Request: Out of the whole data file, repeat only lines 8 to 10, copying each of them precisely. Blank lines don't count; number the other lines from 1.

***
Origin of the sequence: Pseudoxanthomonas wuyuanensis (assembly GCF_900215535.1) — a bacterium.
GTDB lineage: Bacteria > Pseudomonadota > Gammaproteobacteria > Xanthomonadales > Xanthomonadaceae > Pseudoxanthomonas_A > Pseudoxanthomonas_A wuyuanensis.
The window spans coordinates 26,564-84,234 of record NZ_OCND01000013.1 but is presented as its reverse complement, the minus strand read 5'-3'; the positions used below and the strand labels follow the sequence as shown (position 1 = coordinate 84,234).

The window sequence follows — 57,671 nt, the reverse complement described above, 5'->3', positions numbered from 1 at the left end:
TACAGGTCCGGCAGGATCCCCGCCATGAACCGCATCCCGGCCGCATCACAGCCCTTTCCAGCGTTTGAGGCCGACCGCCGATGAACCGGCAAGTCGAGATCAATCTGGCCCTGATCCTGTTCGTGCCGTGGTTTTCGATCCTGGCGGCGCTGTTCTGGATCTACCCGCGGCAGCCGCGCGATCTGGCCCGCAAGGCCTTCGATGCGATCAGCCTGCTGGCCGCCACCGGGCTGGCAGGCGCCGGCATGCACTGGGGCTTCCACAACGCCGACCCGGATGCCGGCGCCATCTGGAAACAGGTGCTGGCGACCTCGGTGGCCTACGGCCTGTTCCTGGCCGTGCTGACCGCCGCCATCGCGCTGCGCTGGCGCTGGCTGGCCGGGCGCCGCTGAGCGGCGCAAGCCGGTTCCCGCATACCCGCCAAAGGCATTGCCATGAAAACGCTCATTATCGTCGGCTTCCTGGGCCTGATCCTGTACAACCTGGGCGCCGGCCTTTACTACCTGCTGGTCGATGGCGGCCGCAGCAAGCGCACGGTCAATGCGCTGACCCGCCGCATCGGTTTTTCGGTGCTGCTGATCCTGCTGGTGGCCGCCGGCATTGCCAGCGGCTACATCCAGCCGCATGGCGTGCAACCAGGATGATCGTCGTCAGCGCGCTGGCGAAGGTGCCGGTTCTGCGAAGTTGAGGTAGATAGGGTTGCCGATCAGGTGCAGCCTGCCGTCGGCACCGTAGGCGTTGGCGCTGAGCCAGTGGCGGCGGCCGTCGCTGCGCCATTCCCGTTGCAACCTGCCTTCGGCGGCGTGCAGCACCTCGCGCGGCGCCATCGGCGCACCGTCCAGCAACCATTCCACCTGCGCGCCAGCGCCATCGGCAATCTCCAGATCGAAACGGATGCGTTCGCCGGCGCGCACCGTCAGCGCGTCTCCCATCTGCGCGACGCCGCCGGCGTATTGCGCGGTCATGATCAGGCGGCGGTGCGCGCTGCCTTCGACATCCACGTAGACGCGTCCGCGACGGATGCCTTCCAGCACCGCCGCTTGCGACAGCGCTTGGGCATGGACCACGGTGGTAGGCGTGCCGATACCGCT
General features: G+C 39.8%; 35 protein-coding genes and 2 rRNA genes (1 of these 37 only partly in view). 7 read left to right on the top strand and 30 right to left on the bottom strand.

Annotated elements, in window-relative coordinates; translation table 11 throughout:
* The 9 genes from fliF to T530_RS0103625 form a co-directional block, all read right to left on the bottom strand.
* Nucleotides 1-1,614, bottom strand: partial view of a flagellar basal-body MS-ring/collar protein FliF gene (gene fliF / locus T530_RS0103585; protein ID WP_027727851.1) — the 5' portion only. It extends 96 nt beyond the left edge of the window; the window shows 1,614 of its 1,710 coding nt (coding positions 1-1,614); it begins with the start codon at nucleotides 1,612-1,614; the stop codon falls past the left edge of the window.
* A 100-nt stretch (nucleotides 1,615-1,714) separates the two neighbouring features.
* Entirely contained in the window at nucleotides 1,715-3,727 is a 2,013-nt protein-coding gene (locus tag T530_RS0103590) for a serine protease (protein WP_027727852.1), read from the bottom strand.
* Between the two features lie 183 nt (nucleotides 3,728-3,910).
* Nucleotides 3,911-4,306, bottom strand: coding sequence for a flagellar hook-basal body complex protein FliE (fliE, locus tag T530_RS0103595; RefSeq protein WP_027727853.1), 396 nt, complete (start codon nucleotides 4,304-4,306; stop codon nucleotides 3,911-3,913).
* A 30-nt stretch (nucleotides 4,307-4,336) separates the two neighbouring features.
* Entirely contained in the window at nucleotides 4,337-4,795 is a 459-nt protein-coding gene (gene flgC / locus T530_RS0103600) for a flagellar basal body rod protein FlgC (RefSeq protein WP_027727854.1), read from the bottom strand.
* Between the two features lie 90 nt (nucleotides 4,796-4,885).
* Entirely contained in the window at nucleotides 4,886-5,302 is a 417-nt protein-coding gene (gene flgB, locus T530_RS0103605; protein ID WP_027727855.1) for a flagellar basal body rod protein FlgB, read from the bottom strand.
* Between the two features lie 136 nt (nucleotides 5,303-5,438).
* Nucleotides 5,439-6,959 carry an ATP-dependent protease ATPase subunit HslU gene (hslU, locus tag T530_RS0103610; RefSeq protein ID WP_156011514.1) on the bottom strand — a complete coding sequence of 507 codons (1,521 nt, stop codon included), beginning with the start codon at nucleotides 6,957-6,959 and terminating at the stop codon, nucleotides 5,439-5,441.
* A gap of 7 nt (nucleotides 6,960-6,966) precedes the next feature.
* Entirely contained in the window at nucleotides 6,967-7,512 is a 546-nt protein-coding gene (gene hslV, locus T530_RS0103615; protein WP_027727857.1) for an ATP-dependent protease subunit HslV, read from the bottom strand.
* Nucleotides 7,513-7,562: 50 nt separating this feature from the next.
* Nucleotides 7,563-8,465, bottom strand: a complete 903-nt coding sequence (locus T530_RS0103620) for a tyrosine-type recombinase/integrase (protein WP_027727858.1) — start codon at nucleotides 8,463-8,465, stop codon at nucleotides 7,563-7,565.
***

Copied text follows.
* The 9 genes from fliF to T530_RS0103625 form a co-directional block, all read right to left on the bottom strand.
* Nucleotides 1-1,614, bottom strand: partial view of a flagellar basal-body MS-ring/collar protein FliF gene (gene fliF / locus T530_RS0103585; protein ID WP_027727851.1) — the 5' portion only. It extends 96 nt beyond the left edge of the window; the window shows 1,614 of its 1,710 coding nt (coding positions 1-1,614); it begins with the start codon at nucleotides 1,612-1,614; the stop codon falls past the left edge of the window.
* A 100-nt stretch (nucleotides 1,615-1,714) separates the two neighbouring features.